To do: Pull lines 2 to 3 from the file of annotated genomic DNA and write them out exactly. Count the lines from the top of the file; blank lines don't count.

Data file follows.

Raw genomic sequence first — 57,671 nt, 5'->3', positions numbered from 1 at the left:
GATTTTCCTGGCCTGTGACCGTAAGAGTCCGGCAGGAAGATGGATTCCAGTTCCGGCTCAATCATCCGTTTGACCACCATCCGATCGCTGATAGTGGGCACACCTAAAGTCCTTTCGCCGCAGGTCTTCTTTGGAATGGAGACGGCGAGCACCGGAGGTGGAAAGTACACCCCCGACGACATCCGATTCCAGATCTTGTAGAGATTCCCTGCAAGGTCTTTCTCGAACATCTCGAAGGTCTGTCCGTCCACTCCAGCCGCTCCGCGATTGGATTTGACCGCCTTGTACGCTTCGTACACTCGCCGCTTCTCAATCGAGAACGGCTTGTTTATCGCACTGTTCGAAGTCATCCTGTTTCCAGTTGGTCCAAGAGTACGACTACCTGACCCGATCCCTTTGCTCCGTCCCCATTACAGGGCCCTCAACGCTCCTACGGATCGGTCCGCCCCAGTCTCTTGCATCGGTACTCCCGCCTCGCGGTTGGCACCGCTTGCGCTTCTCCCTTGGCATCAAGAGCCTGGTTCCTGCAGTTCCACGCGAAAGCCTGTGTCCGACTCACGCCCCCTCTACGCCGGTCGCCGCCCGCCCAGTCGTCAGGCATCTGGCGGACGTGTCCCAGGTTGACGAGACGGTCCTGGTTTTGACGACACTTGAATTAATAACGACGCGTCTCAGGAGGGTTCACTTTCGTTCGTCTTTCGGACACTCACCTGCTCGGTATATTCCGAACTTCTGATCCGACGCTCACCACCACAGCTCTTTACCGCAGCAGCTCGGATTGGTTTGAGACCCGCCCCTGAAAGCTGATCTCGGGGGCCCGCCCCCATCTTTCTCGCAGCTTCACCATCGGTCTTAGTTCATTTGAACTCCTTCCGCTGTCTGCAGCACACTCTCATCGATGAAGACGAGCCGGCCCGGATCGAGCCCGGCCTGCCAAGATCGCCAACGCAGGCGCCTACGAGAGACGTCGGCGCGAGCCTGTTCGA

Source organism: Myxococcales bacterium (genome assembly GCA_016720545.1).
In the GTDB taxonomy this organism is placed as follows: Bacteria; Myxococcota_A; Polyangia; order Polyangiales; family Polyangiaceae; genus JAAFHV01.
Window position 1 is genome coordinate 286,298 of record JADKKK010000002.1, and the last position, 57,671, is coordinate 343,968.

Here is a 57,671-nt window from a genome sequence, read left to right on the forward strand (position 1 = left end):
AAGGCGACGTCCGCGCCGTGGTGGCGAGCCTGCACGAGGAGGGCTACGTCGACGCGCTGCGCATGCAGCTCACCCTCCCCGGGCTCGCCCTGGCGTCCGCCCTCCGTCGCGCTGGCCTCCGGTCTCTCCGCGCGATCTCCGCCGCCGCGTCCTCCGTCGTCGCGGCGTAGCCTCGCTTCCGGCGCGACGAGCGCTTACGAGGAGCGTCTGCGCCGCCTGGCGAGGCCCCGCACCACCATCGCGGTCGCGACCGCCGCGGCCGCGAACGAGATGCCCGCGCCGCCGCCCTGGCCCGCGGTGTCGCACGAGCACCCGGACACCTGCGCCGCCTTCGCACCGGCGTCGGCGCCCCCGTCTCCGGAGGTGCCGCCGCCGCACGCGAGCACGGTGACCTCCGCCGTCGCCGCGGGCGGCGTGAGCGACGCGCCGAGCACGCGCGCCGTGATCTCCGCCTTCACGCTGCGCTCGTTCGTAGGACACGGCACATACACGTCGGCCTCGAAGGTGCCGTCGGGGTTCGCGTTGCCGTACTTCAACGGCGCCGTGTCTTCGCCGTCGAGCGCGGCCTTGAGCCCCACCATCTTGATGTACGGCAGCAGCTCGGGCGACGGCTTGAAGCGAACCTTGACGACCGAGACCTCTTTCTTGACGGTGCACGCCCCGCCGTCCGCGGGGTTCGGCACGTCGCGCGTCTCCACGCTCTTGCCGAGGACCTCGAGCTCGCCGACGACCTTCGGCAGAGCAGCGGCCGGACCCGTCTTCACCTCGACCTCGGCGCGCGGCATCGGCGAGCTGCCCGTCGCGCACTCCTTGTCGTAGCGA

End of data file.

GATTTTCCTGGCCTGTGACCGTAAGAGTCCGGCAGGAAGATGGATTCCAGTTCCGGCTCAATCATCCGTTTGACCACCATCCGATCGCTGATAGTGGGCACACCTAAAGTCCTTTCGCCGCAGGTCTTCTTTGGAATGGAGACGGCGAGCACCGGAGGTGGAAAGTACACCCCCGACGACATCCGATTCCAGATCTTGTAGAGATTCCCTGCAAGGTCTTTCTCGAACATCTCGAAGGTCTGTCCGTCCACTCCAGCCGCTCCGCGATTGGATTTGACCGCCTTGTACGCTTCGTACACTCGCCGCTTCTCAATCGAGAACGGCTTGTTTATCGCACTGTTCGAAGTCATCCTGTTTCCAGTTGGTCCAAGAGTACGACTACCTGACCCGATCCCTTTGCTCCGTCCCCATTACAGGGCCCTCAACGCTCCTACGGATCGGTCCGCCCCAGTCTCTTGCATCGGTACTCCCGCCTCGCGGTTGGCACCGCTTGCGCTTCTCCCTTGGCATCAAGAGCCTGGTTCCTGCAGTTCCACGCGAAAGCCTGTGTCCGACTCACGCCCCCTCTACGCCGGTCGCCGCCCGCCCAGTCGTCAGGCATCTGGCGGACGTGTCCCAGGTTGACGAGACGGTCCTGGTTTTGACGACACTTGAATTAATAACGACGCGTCTCAGGAGGGTTCACTTTCGTTCGTCTTTCGGACACTCACCTGCTCGGTATATTCCGAACTTCTGATCCGACGCTCACCACCACAGCTCTTTACCGCAGCAGCTCGGATTGGTTTGAGACCCGCCCCTGAAAGCTGATCTCGGGGGCCCGCCCCCATCTTTCTCGCAGCTTCACCATCGGTCTTAGTTCATTTGAACTCCTTCCGCTGTCTGCAGCACACTCTCATCGATGAAGACGAGCCGGCCCGGATCGAGCCCGGCCTGCCAAGATCGCCAACGCAGGCGCCTACGAGAGACGTCGGCGCGAGCCTGTTCGA

Source organism: Myxococcales bacterium (genome assembly GCA_016720545.1).